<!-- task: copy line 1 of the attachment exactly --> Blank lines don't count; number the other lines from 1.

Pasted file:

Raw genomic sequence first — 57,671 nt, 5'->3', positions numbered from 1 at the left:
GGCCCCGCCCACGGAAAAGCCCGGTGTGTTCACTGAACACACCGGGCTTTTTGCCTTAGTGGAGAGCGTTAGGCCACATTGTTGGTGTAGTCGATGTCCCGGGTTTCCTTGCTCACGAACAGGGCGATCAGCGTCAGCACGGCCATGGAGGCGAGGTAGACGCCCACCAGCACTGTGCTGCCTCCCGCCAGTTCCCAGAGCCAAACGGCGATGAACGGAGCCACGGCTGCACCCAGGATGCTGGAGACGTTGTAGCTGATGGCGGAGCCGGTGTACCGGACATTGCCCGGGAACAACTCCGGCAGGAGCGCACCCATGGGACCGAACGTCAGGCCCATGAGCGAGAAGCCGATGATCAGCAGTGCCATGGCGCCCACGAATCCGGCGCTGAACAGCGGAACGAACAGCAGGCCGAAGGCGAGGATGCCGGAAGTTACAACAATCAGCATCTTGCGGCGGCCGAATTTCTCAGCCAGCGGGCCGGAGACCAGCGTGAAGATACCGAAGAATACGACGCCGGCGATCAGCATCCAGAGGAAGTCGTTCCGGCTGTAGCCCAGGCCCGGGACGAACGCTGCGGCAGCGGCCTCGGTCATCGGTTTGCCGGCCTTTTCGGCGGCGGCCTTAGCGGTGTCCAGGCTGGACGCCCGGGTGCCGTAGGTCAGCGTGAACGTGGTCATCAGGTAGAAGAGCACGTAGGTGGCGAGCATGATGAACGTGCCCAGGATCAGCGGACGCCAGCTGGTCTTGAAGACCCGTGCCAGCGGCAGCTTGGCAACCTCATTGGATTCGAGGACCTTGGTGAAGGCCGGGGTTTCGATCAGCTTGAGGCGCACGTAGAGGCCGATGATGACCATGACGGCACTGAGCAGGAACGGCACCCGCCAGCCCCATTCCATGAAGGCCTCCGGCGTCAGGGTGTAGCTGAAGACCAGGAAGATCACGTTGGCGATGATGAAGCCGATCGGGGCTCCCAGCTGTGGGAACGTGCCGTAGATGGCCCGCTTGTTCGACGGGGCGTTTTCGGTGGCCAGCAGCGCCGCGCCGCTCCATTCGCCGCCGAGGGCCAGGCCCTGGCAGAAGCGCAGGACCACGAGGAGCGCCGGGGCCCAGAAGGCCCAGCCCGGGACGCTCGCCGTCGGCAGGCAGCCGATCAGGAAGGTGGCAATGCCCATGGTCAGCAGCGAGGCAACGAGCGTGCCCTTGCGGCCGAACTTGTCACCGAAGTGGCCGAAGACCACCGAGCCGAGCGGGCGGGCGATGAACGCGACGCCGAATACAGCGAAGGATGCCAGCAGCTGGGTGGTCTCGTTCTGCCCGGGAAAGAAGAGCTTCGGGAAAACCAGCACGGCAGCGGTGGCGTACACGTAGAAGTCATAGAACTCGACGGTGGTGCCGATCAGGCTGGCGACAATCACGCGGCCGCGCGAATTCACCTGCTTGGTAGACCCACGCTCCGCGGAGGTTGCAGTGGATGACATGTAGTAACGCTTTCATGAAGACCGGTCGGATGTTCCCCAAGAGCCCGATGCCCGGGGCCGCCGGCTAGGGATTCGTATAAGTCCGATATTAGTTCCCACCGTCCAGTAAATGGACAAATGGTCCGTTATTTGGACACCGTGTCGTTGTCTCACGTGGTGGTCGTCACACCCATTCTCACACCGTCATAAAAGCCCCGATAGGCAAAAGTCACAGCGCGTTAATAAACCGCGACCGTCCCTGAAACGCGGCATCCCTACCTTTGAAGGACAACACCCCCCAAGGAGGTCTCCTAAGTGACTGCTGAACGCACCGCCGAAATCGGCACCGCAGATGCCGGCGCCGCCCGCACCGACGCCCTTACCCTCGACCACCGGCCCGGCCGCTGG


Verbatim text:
Raw genomic sequence first — 57,671 nt, 5'->3', positions numbered from 1 at the left: